New Zealand has recorded its second coronavirus-related death.
The death was of a woman in her 90s, who died in Burwood Hospital in Christchurch.
There are 44 new cases of Covid-19, of which 23 are confirmed cases and 21 are probables.
Deputy Director of Public Health, Dr Caroline McElnay, this afternoon updated the nation from the Beehive in Wellington.
She said the woman died yesterday and recently had returned a positive test.
McElnay said, as has been seen around the world, Covid-19 could be fatal for elderly people with underlying health conditions.
The woman who died had a number of age-related health conditions, McElnay said.
She was one of the residents from the Rosewood rest home who had been hospitalised earlier in the week.
Because of level 4 lockdown conditions, the woman’s family wasn’t able to visit her or be with her before she died in hospital.
The family would take time to grieve and the Ministry of Health’s thoughts were with the family, McElnay said.
She couldn’t say how many people at the rest home had been tested but said investigations were under way to find out how Covid-19 got into the rest home.
• Covid19.govt.nz: The Government’s official Covid-19 advisory website
The ministry said some people displaying symptoms at the rest home hadn’t been tested because of their particular vulnerabilities and the distress it would cause them, but they were being treated as probable cases.
The Covid-19 test wasn’t particularly distressing for most people, but for some of the group at Rosewood it was difficult for nurses to explain what was happening and why they needed to be tested, McElnay said.
The CDHB would be able to provide more information this afternoon about the other Rosewood residents who had been hospitalised.
Fourteen of the new cases announced today are linked to existing clusters. In total, 373 people have recovered – an increase of 56 on yesterday.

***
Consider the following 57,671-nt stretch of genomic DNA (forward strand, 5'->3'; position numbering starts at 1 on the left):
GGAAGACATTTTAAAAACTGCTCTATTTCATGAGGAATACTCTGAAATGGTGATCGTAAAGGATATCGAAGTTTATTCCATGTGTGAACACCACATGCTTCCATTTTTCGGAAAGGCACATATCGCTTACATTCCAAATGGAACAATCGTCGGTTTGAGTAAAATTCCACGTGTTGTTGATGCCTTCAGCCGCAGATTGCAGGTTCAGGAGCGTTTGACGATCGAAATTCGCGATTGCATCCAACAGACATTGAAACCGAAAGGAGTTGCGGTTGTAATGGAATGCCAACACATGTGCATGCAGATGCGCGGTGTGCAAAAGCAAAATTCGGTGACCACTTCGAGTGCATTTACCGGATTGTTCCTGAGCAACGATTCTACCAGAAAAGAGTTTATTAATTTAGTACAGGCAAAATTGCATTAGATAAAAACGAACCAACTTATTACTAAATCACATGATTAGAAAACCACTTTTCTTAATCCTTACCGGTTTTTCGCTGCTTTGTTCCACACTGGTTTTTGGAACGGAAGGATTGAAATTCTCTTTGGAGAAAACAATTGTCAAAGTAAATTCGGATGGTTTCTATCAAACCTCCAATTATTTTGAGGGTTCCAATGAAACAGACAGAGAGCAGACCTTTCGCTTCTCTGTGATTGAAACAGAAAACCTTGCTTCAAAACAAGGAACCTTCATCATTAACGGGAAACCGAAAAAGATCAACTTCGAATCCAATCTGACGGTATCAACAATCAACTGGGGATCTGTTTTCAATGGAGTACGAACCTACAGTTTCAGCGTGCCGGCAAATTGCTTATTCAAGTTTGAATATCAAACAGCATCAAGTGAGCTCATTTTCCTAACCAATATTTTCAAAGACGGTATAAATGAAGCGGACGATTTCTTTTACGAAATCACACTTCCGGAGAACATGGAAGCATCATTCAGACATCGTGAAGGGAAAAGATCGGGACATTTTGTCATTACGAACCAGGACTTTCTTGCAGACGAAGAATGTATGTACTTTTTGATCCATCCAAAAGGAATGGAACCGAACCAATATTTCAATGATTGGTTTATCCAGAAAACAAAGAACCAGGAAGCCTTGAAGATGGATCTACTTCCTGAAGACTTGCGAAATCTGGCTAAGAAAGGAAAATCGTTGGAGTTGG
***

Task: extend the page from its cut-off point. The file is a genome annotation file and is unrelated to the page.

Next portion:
The total number of cases in New Zealand is 1283.
There are 16 people in hospital. Four are in ICU, Wellington, Waitemata, Waikato and Southern – two of whom are in a critical condition.
There continues to be a strong but declining link to overseas travel but with a growing link to confirmed cases.
There are 12 clusters of more than 10 people.
If New Zealand hadn’t been in level 4 lockdown, the spread from the Bluff cluster could have been much worse, McElnay said.
The uptick in cases today confirmed New Zealand couldn’t be “too complacent” in our response to the virus, she said.
McElnay said PPE wasn’t being rationed and healthcare workers should have access to it and should contact their DHB if that wasn’t happening.
She would be surprised if someone was being told to take off PPE, she said.
McElnay said she recognised the challenge religious leaders faced this Easter but urged them to follow the Prime Minister’s advice to stay home and organise to worship from there.
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Prime Minister Jacinda Ardern yesterday said the sacrifices Kiwis had made in the past two weeks to try to break the chain of Covid 19 were “huge”.
“In the face of the greatest threat to human health we have seen in over a century, Kiwis have quietly and collectively implemented a nationwide wall of defence.
“We are turning a corner. But to succeed, we need it to keep working.”
She said to expect roadblocks this Easter weekend.
“While most people are doing the right thing, some are not. We cannot let the selfish actions of a few set us back.”